A culinary epiphany in India: Travel

In September I was lucky enough to fly to India for two weeks, a lifelong dream of mine. The first I spent in Mumbai (which I will be covering off in another post) and my second I spent travelling around predominantly Rajhastan, and a stop at the Taj Mahal (go, it’s every bit as incredible as people say and the pictures look).

One evening in Udaipur I signed up to a cooking course with a local woman called Shashi. This proved to be one of my favourite experiences of the entire trip, and a truly inspiring evening. Shashi has a tragic past, but has worked extremely hard to turn things around for her family. She now runs cooking classes from her humble home, with love, humour and the best food I had on my trip.


Shashi was widowed when her children were only young, when her husband was murdered. After a strict grieving process (including staying inside for one year) she had to start washing clothes in order to provide for her young family. Working was against tradition, and a danger if caught, but Shashi has no choice in order to provide for the family. She was living below a restaurant and became friends with a regular customer from Ireland. She cooked for him one evening and he was so blown away that he suggested she started a cooking class and from that the idea was born.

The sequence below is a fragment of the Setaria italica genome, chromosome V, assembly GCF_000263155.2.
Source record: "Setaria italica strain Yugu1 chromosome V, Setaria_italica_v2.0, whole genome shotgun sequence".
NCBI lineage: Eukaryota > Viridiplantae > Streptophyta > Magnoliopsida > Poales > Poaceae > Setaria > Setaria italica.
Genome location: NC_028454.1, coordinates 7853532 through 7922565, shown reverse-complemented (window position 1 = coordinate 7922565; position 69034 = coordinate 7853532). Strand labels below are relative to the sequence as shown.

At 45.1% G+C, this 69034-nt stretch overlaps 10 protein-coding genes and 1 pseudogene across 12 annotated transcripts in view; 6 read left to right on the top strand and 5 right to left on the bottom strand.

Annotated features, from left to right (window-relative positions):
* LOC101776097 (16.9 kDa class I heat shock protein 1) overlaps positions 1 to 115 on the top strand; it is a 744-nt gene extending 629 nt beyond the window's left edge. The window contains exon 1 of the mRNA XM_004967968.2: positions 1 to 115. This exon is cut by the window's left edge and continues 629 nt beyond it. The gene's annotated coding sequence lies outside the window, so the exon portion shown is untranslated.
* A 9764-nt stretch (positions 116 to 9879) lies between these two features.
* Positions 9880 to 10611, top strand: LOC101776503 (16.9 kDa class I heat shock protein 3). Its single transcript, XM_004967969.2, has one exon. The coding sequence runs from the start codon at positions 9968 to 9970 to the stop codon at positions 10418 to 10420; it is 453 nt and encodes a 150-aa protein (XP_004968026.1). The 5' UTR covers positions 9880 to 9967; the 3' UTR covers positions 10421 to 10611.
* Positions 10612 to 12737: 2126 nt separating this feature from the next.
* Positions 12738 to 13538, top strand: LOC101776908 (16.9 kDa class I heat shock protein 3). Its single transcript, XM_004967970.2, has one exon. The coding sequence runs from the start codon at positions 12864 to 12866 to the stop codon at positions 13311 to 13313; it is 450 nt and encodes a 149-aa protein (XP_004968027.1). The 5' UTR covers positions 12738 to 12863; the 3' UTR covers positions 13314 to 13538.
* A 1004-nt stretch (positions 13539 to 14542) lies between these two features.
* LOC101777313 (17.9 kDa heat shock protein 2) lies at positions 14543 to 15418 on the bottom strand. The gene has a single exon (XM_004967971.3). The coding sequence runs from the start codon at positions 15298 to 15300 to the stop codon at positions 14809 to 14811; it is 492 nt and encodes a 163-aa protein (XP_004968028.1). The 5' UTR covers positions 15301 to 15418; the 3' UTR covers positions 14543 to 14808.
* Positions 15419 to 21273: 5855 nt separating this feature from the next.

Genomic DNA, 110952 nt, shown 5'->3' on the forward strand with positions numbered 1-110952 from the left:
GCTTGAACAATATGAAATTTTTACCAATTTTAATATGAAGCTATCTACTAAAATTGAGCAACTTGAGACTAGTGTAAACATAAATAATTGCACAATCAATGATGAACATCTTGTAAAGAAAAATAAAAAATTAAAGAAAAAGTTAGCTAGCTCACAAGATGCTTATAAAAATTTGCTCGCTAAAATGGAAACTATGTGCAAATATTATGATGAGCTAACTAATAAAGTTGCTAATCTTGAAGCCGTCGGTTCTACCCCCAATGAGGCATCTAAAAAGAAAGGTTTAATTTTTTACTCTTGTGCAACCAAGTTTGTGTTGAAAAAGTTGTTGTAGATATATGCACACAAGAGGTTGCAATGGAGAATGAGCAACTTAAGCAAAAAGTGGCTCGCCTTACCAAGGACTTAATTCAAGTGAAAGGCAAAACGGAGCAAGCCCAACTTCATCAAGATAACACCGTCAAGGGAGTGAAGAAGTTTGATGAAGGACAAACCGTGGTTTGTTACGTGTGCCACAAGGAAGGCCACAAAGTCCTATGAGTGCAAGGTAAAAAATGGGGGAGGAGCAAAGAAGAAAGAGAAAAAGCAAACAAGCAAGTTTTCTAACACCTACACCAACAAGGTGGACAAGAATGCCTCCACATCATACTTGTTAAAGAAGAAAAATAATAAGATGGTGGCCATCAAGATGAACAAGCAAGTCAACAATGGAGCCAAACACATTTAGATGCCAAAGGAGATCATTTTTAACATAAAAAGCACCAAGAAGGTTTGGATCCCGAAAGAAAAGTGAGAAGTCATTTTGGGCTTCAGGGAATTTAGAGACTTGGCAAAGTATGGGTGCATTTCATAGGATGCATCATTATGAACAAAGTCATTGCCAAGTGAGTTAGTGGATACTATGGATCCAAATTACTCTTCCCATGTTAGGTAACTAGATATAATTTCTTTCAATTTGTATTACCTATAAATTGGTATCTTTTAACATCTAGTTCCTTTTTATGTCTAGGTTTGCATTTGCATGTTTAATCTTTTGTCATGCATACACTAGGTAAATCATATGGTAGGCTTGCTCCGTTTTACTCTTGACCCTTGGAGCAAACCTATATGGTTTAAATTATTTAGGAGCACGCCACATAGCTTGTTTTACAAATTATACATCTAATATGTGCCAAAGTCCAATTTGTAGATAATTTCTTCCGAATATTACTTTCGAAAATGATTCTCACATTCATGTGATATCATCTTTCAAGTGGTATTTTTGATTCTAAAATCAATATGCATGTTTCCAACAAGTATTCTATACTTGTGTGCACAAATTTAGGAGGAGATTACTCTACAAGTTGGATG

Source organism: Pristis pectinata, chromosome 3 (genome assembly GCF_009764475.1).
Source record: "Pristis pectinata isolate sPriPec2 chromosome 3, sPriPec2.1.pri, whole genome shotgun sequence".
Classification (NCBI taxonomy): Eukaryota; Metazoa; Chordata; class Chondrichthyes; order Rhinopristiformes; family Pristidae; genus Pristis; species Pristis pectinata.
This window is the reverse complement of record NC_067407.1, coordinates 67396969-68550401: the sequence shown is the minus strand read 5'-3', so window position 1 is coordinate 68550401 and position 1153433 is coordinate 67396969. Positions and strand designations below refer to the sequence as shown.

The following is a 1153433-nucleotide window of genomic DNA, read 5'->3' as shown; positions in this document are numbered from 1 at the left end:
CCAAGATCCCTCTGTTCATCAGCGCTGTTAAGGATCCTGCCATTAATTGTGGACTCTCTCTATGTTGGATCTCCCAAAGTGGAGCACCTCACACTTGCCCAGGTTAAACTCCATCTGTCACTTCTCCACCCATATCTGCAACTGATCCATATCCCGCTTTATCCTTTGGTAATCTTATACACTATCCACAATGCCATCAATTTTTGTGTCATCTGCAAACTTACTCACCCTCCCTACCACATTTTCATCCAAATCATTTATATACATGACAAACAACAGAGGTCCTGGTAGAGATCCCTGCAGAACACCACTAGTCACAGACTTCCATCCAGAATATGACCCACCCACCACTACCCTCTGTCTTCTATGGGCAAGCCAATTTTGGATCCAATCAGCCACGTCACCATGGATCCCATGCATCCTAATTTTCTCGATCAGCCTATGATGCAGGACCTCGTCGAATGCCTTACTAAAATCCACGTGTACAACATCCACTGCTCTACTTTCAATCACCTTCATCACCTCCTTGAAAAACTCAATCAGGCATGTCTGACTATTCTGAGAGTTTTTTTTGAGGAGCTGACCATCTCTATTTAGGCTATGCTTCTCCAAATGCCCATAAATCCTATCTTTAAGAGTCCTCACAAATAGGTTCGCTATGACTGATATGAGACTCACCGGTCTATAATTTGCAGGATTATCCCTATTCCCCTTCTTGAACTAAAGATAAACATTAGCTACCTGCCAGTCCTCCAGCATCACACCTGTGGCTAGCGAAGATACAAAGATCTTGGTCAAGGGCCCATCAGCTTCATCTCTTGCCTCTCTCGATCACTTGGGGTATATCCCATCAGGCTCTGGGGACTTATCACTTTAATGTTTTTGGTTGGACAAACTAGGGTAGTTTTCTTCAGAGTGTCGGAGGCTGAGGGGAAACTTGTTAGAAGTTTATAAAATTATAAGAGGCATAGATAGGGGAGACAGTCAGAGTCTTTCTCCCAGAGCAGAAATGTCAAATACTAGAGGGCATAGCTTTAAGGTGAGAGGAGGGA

She taught me over 10 dishes (of which I am sure I will post more) but the below is a great base to any curry, and what Shashi calls the magic sauce.

Magic Sauce


  • Vegetable oil
  • Cumin seeds
  • 1 onions
  • 1 garlic clove
  • Coriander powder
  • Pinch of garam masala
  • Red chilli powder
  • Half a thumb of ginger
  • 1/2 a teaspoon of salt
  • One can of tinned tomatoes (plum is best)
  • Pinch of turmeric
  1. Put the garlic, ginger and half of the onion into a pestle and mortar with the salt and grind until it is a smooth paste.
  2. Dice the remaining half the onion and add it into a hot frying pan with two tablespoons of oil and the cumin seeds. Cook on a medium heat for around five minutes until the onion is soft and has come colour.
  3. Add the garlic, ginger and onion mix along with a pinch of garam masala and cook for around two minutes.
  4. Add the turmeric, chilli powder and salt and cook for around one minute.
  5. Add a glass of water (about 200ml), cover and leave to simmer for five minutes.
  6. Add the tin of tomatoes and cook for a further five minutes.

From here you can tailor the curry depending on your taste, and what vegetables/protein you are using. I have loved experimenting since I came back with different ingredients.

If you find yourself in India I can’t recommend wonderful Rajhastan, or the cooking course with Shashi, highly enough. Until then bring a touch of India to your life with her magic sauce.



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